Here I am, I blinked, and I am navigating the roads a second time with a new teenage driver. Vastly different, yet in some ways very much the same.
A couple of things that have struck me as I have begun this process again. Shannon was terrified about driving, I mean, she would start to cry when a car came towards her from the other direction – for weeks. We practically had to smother ourselves to not burst out laughing and be empathetic yet firm in saying: Don’t worry so much, the road is wide enough for both cars. [Insert face into sleeve and muffle gasping laughs.] She did eventually get over this.
Joseph is NOT terrified. In fact, he wants to drive, and asks to get behind the wheel whenever there is an opportunity. He backs down the driveway like he’s done it a hundred times. I am not even nervous getting in the car with him. I wondered if this was because I had been through it already and was like, yeah, so what if he hits the mailbox….we can get a new one…or if it was just because I am just numb to nerves at this point? Either way, vastly different driver.
BUT yet – the SAME in that he goes so far to the edge of the right side of the road that I instinctively lean to the left. I call this the “mailbox lean”. As in, in my mind think that if I lean to the left *inside the car*, the *outside* of the car somehow won’t hit the mailboxes on the side of the road. I realize this is irrational, but absolutely cannot help the instinct. So, I’ll gently say, hey, how about you move over a little so we don’t end up in the ditch? And he responds exactly THE SAME way Shannon did: The road is so narrow! I’m not that far over mom, but WHY ARE THE ROADS SO NARROW HERE? [Insert face into sleeve and muffle laughter].
Shannon used to pull in a parking lot and look for the “pull through” spots so she wouldn’t have to back up. Joseph – SAME. I’m like, you do know, eventually you will have to actually back up out of a parking spot? Yeah yeah mom, I know.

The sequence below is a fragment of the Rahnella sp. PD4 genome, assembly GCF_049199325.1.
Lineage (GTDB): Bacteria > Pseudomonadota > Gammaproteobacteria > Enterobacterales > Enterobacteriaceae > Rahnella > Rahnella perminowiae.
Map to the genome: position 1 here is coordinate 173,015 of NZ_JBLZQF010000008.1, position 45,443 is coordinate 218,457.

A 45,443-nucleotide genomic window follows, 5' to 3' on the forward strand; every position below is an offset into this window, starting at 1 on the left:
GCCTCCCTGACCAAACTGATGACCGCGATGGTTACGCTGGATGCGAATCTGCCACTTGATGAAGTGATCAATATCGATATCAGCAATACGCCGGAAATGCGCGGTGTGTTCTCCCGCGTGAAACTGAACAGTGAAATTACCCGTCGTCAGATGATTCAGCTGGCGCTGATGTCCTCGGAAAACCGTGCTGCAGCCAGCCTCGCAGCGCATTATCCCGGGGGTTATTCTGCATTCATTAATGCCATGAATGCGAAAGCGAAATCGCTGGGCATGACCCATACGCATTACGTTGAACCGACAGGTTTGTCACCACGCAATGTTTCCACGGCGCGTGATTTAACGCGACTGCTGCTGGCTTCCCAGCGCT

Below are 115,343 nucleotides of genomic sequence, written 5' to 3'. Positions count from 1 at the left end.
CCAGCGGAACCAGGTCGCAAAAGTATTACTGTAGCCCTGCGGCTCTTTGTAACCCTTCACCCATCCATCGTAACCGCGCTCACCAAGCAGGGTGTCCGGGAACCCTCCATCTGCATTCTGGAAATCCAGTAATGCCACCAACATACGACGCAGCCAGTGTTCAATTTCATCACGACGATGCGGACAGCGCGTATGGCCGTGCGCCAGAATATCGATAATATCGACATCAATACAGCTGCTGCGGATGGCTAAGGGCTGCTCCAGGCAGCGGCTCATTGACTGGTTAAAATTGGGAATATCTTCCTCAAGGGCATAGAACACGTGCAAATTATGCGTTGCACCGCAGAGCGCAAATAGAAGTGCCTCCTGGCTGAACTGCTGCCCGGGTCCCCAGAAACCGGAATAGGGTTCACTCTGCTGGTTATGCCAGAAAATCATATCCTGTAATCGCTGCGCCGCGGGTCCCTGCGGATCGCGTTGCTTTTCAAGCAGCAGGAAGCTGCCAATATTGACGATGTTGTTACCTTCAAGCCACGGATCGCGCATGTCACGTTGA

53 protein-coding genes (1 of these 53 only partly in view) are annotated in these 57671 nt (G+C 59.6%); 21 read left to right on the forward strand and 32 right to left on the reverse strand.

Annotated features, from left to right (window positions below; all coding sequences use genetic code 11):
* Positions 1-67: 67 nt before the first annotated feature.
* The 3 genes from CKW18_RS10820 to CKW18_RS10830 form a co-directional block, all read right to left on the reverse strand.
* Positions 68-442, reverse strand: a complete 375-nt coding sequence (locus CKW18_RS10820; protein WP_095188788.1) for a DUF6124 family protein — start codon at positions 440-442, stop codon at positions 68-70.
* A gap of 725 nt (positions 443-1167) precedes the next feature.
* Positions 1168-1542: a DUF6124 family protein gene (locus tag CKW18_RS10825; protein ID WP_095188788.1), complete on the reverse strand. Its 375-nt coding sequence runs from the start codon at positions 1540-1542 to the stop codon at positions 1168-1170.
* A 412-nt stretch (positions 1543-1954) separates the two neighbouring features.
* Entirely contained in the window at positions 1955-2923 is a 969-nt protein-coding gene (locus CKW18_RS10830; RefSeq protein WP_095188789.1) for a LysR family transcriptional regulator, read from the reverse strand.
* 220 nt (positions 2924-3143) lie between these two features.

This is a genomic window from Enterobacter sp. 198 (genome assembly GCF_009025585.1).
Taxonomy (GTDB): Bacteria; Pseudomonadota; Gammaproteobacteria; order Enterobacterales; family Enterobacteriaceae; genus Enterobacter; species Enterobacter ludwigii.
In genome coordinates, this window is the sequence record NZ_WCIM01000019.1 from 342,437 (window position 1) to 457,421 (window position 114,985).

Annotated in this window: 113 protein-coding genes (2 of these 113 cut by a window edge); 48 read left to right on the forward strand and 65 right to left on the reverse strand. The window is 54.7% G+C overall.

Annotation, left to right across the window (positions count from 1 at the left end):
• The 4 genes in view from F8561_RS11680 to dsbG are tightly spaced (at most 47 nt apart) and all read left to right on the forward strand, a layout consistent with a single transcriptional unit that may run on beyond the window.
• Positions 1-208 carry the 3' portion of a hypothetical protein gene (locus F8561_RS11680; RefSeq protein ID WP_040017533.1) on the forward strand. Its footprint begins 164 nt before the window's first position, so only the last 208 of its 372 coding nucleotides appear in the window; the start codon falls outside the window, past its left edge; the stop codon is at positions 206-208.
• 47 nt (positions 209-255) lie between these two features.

Before Shannon drove, the car was a place where we always talked. For Joseph, he avoids talking and tends to put in his ear buds to listen to music and give me one word responses. Not so much conversation. BUT, when he got behind the wheel, no phone, no ear buds, just me. It was like an epiphany. I COULD TALK TO HIM IN THE CAR AND THERE WAS NOTHING HE COULD DO ABOUT IT! (Bonus: Because he is a good driver, I’m not even correcting him, gasping in horror, or admonishing him for not stopping soon enough at an intersection.) This leaves time for….more talking!
This evening, we drove to the grocery store. On the way home, the 70’s radio station started playing “Bye Bye Miss American Pie.” He shook his head and said: My god, this song is 8 minutes long. What even. So we had a good chat about what the song was all about, that I didn’t really know why it had to be 8 minutes long, and that when I was young and heard it over and over again, I had no idea what “the Levee was dry” meant either. It was a whole. entire. conversation. When we pulled into our neighborhood, he said – My god, Mom, it’s STILL PLAYING. And we burst into laughter – real laughter.
Since I travel so much for work, and he isn’t amenable to texting or talking on the phone a whole bunch while I am away, much of our relationship lately has revolved around me telling him to do something, or asking why he didn’t do something, or yelling at him while he walks away from me. Which makes him not want to talk to me, and I can’t really blame him, but I also really need him to do things. Add to that that he is suddenly taller than me, his voice deepened over night, (or so it seemed to me) – and when he walks in the kitchen and says: “Hey mom” I almost spit out my coffee on a daily basis. Who the hell is this new person in my house? I am having some trouble navigating how quickly he is changing, and sometimes I just want my little sweet boy back, but then I see him behind the wheel, confident, growing up, and sometimes just like his sister. Only totally different.
So here we go around the block (literally) the second time – this motherhood thing doesn’t get easier, I’m just navigating the road, leaning to the left, one mailbox at a time.